Is that a silver lining I see? Consumers may see a small benefit from Wall Street's latest woes. The meltdown in Manhattan's financial landscape (didja hear about that one yet?) means that there are going to be a lot fewer business travelers coming to town. Even though it's only been a little over a week since a few of Wall Street's best and brightest went down and dark, hoteliers are already taking a sober look at 2009 rates.
It's still too early to know how deep the room rate cuts will be, but we already know they'll be significant, and they're happening in a city where average folks could most use the price break. Last month, the average hotel room rate in Manhattan stood at a staggering $350, up $50 from just 16 months earlier. That price level is unheard of in most parts of America, but in New York's tight room market, the cost was buoyed by big-spending businessmen hitting town to schmooze with the likes of Lehman Brothers. Some estimates say Wall Street accounts for a fifth of Manhattan's economy.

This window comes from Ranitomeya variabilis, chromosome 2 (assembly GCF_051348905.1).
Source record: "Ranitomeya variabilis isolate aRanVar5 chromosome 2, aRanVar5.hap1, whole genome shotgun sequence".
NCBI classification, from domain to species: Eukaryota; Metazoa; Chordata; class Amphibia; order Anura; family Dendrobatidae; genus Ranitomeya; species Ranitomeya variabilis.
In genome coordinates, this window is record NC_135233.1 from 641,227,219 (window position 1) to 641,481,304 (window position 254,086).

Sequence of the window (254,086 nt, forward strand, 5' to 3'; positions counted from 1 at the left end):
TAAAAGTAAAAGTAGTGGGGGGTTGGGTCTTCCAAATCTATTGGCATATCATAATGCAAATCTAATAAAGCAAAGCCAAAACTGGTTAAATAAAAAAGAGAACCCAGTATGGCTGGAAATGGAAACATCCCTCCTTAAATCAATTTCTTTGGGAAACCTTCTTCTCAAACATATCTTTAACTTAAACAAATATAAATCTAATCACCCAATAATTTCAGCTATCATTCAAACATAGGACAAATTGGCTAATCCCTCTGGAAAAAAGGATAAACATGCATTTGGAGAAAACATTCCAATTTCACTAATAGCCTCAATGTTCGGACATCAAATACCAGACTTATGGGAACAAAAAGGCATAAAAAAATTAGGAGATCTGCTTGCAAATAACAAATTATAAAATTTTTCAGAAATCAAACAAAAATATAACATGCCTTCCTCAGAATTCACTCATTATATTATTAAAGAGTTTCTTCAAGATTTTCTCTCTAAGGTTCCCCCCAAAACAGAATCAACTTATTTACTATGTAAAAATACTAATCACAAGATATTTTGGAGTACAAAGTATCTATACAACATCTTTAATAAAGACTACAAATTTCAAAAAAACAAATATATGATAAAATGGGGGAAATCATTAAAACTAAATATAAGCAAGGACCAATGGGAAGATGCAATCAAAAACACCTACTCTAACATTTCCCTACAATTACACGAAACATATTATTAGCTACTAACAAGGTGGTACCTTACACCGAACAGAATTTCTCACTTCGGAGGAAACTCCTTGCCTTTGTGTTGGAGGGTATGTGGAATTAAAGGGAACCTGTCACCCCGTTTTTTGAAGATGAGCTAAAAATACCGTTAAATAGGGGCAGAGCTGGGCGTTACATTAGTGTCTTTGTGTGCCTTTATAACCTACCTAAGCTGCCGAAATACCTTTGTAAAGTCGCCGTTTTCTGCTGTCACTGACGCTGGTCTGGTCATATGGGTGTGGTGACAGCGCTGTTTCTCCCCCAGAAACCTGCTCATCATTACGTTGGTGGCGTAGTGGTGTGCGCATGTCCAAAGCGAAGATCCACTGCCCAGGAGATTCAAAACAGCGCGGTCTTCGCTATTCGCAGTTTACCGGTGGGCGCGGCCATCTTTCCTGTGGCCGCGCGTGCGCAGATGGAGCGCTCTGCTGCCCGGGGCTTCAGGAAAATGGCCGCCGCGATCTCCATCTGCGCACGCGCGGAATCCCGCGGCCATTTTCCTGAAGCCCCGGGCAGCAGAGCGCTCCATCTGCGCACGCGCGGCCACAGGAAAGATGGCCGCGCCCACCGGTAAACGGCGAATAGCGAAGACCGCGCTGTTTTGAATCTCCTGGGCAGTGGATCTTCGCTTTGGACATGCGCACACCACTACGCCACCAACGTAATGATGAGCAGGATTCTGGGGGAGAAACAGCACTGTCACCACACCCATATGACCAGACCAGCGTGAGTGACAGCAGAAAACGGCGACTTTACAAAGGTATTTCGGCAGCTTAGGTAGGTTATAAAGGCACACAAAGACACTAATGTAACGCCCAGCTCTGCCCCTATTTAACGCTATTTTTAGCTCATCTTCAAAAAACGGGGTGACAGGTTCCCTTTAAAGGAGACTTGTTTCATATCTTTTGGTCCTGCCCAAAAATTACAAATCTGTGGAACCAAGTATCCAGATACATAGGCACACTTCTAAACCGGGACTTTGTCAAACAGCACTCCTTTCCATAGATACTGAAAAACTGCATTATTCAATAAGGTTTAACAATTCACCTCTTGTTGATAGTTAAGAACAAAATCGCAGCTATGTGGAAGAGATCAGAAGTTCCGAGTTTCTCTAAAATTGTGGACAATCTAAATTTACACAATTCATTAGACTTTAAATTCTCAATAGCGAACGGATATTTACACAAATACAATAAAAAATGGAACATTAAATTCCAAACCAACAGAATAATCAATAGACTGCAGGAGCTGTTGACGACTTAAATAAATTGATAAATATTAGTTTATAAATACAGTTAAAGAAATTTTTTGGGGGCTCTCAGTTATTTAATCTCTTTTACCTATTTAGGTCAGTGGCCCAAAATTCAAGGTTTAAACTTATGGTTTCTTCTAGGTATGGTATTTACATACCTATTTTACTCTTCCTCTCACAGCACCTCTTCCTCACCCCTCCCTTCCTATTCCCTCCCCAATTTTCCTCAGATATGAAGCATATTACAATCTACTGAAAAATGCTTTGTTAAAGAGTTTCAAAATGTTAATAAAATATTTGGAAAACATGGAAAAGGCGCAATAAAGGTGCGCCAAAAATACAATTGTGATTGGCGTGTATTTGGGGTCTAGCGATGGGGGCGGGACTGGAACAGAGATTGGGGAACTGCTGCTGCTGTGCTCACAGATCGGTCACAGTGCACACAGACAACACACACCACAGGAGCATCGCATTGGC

The occupancy rate before the meltdown was a healthy 90%. Hoteliers know that's in the past. Not only are there fewer titans to feed that kind of traffic, but there's also the fact that surviving companies, particularly ones in the financial sector that feeds the city's hotel industry, are seeing the light and are seriously tightening their belts. Last month, hotels were projecting a six percent increase in rates next year, which was already about half as vigorous as usual. Now, they are already predicting that for 2009, room rates will largely hold at 2008 rates, if not drop a bit.